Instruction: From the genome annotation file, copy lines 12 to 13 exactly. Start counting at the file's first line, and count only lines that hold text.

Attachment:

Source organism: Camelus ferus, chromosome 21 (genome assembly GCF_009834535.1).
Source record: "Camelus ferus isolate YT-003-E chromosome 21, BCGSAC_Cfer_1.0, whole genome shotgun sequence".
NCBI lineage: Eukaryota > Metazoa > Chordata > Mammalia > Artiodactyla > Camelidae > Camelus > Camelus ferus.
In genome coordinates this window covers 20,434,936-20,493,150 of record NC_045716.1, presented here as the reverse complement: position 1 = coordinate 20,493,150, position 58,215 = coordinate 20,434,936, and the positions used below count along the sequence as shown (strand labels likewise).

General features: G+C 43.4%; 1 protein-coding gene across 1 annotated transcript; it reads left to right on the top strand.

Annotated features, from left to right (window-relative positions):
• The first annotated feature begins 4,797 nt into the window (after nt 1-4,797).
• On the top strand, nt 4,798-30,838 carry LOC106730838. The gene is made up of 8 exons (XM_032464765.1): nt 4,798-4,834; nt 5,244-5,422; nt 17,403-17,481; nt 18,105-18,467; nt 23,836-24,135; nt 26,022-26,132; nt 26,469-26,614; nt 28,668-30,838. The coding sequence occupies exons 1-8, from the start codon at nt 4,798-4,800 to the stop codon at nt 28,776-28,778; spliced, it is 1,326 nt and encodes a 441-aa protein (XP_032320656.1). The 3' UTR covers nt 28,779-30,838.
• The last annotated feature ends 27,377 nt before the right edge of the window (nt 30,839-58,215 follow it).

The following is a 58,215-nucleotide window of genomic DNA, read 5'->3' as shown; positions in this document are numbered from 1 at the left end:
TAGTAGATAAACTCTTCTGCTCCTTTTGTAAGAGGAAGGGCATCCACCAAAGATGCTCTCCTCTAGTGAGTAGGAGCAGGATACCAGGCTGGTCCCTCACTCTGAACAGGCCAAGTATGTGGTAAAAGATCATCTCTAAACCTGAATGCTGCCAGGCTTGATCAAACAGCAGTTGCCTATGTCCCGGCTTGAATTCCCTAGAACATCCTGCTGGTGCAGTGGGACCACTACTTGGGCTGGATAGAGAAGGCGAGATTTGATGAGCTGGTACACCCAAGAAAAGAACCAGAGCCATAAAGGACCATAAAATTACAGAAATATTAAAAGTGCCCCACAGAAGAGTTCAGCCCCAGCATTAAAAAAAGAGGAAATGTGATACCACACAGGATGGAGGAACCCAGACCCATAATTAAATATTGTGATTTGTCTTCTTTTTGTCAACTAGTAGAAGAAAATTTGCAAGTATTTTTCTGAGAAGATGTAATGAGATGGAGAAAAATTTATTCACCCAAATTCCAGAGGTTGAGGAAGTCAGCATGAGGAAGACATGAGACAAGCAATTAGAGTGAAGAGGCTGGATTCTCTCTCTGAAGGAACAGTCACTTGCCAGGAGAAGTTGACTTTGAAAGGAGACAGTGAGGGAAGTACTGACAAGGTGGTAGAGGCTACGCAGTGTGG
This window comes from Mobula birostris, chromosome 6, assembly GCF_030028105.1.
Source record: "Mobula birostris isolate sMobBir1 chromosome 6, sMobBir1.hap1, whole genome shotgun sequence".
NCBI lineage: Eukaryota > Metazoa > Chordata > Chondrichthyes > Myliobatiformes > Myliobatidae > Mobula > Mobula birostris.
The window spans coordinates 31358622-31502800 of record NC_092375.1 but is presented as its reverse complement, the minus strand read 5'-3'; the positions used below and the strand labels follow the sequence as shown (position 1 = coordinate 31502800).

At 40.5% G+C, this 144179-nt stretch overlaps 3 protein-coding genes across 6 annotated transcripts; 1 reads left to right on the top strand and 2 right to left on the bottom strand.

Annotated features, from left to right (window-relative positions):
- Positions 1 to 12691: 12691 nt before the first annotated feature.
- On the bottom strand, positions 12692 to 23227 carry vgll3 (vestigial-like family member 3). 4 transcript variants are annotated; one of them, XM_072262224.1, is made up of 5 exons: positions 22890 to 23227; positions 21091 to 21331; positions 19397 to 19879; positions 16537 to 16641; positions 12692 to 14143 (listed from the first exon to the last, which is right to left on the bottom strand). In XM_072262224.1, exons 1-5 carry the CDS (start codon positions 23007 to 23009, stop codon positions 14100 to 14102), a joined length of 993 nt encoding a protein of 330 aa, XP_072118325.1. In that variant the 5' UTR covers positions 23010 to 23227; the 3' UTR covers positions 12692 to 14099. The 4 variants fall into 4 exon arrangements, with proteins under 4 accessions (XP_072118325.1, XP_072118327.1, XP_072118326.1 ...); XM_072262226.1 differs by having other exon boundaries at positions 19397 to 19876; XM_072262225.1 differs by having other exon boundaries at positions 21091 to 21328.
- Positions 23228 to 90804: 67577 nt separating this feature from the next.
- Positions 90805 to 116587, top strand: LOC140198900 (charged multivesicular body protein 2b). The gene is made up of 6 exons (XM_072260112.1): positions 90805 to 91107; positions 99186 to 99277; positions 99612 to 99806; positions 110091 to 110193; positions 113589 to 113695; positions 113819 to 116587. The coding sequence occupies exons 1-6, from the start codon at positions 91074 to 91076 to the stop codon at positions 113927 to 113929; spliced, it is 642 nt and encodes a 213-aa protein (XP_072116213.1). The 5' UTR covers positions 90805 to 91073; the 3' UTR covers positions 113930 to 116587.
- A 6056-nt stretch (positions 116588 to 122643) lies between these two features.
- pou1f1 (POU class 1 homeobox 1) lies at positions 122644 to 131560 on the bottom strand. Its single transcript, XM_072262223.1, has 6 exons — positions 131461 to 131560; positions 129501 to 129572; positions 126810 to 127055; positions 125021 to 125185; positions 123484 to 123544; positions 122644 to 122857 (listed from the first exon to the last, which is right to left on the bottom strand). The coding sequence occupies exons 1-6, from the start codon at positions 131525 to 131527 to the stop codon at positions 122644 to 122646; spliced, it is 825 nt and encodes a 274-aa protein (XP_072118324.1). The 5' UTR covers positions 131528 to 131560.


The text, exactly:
This window comes from Mobula birostris, chromosome 6, assembly GCF_030028105.1.
Source record: "Mobula birostris isolate sMobBir1 chromosome 6, sMobBir1.hap1, whole genome shotgun sequence".